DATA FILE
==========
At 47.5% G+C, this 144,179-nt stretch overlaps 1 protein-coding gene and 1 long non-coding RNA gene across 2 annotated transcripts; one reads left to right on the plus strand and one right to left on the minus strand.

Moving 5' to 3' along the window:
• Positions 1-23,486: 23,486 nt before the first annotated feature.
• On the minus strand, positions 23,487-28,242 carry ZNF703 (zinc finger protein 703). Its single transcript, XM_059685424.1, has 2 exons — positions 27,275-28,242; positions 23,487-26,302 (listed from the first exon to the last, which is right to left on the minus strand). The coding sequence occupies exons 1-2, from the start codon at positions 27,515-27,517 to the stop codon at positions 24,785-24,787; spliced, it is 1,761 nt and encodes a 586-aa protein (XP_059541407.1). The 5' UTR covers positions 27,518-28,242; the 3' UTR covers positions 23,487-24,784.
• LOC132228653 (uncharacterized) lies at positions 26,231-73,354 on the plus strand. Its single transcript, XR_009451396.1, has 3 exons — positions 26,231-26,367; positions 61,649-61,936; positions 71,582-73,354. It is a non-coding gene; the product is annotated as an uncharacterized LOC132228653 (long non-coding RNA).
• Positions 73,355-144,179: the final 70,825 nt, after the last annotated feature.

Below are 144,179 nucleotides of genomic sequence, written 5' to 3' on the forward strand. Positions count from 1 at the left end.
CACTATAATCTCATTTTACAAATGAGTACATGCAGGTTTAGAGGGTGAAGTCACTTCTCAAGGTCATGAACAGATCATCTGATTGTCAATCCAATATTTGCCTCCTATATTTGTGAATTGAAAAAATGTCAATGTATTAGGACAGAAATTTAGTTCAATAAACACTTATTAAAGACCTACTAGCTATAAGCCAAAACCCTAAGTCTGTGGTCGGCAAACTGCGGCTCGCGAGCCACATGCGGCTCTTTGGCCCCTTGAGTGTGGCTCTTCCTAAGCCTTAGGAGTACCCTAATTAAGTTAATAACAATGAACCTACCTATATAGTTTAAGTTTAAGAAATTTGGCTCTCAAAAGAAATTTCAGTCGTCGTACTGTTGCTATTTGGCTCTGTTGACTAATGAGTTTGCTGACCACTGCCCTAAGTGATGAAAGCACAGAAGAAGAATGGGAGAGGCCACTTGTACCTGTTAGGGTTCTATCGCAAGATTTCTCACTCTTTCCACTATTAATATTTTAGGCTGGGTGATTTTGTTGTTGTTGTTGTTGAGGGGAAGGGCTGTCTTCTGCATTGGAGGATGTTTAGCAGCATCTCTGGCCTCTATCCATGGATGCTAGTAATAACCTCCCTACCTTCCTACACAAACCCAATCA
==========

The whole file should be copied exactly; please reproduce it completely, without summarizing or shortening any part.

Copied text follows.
At 47.5% G+C, this 144,179-nt stretch overlaps 1 protein-coding gene and 1 long non-coding RNA gene across 2 annotated transcripts; one reads left to right on the plus strand and one right to left on the minus strand.

Moving 5' to 3' along the window:
• Positions 1-23,486: 23,486 nt before the first annotated feature.
• On the minus strand, positions 23,487-28,242 carry ZNF703 (zinc finger protein 703). Its single transcript, XM_059685424.1, has 2 exons — positions 27,275-28,242; positions 23,487-26,302 (listed from the first exon to the last, which is right to left on the minus strand). The coding sequence occupies exons 1-2, from the start codon at positions 27,515-27,517 to the stop codon at positions 24,785-24,787; spliced, it is 1,761 nt and encodes a 586-aa protein (XP_059541407.1). The 5' UTR covers positions 27,518-28,242; the 3' UTR covers positions 23,487-24,784.
• LOC132228653 (uncharacterized) lies at positions 26,231-73,354 on the plus strand. Its single transcript, XR_009451396.1, has 3 exons — positions 26,231-26,367; positions 61,649-61,936; positions 71,582-73,354. It is a non-coding gene; the product is annotated as an uncharacterized LOC132228653 (long non-coding RNA).
• Positions 73,355-144,179: the final 70,825 nt, after the last annotated feature.

Below are 144,179 nucleotides of genomic sequence, written 5' to 3' on the forward strand. Positions count from 1 at the left end.
CACTATAATCTCATTTTACAAATGAGTACATGCAGGTTTAGAGGGTGAAGTCACTTCTCAAGGTCATGAACAGATCATCTGATTGTCAATCCAATATTTGCCTCCTATATTTGTGAATTGAAAAAATGTCAATGTATTAGGACAGAAATTTAGTTCAATAAACACTTATTAAAGACCTACTAGCTATAAGCCAAAACCCTAAGTCTGTGGTCGGCAAACTGCGGCTCGCGAGCCACATGCGGCTCTTTGGCCCCTTGAGTGTGGCTCTTCCTAAGCCTTAGGAGTACCCTAATTAAGTTAATAACAATGAACCTACCTATATAGTTTAAGTTTAAGAAATTTGGCTCTCAAAAGAAATTTCAGTCGTCGTACTGTTGCTATTTGGCTCTGTTGACTAATGAGTTTGCTGACCACTGCCCTAAGTGATGAAAGCACAGAAGAAGAATGGGAGAGGCCACTTGTACCTGTTAGGGTTCTATCGCAAGATTTCTCACTCTTTCCACTATTAATATTTTAGGCTGGGTGATTTTGTTGTTGTTGTTGTTGAGGGGAAGGGCTGTCTTCTGCATTGGAGGATGTTTAGCAGCATCTCTGGCCTCTATCCATGGATGCTAGTAATAACCTCCCTACCTTCCTACACAAACCCAATCA